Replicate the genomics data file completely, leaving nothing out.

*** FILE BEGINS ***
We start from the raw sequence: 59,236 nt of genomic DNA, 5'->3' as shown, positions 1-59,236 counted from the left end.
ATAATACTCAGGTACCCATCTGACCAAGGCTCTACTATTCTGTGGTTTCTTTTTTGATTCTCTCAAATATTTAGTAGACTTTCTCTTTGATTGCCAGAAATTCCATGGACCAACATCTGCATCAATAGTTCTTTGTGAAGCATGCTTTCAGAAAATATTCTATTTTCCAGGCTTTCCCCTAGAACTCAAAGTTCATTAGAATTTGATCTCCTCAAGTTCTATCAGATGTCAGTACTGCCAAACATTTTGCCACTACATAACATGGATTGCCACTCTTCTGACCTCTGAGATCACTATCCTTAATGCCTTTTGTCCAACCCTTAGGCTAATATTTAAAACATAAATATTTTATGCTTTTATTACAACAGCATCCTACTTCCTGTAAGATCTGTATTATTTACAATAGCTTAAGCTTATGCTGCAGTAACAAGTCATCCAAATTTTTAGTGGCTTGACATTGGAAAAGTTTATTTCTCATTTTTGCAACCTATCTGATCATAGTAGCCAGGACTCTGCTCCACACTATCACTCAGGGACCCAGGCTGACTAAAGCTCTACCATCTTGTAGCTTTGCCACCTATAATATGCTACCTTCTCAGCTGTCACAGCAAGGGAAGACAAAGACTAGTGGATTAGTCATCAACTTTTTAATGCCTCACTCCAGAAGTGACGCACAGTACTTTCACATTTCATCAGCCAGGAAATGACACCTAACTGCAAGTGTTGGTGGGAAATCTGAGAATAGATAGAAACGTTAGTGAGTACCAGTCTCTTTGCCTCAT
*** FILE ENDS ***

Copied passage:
We start from the raw sequence: 59,236 nt of genomic DNA, 5'->3' as shown, positions 1-59,236 counted from the left end.
ATAATACTCAGGTACCCATCTGACCAAGGCTCTACTATTCTGTGGTTTCTTTTTTGATTCTCTCAAATATTTAGTAGACTTTCTCTTTGATTGCCAGAAATTCCATGGACCAACATCTGCATCAATAGTTCTTTGTGAAGCATGCTTTCAGAAAATATTCTATTTTCCAGGCTTTCCCCTAGAACTCAAAGTTCATTAGAATTTGATCTCCTCAAGTTCTATCAGATGTCAGTACTGCCAAACATTTTGCCACTACATAACATGGATTGCCACTCTTCTGACCTCTGAGATCACTATCCTTAATGCCTTTTGTCCAACCCTTAGGCTAATATTTAAAACATAAATATTTTATGCTTTTATTACAACAGCATCCTACTTCCTGTAAGATCTGTATTATTTACAATAGCTTAAGCTTATGCTGCAGTAACAAGTCATCCAAATTTTTAGTGGCTTGACATTGGAAAAGTTTATTTCTCATTTTTGCAACCTATCTGATCATAGTAGCCAGGACTCTGCTCCACACTATCACTCAGGGACCCAGGCTGACTAAAGCTCTACCATCTTGTAGCTTTGCCACCTATAATATGCTACCTTCTCAGCTGTCACAGCAAGGGAAGACAAAGACTAGTGGATTAGTCATCAACTTTTTAATGCCTCACTCCAGAAGTGACGCACAGTACTTTCACATTTCATCAGCCAGGAAATGACACCTAACTGCAAGTGTTGGTGGGAAATCTGAGAATAGATAGAAACGTTAGTGAGTACCAGTCTCTTTGCCTCAT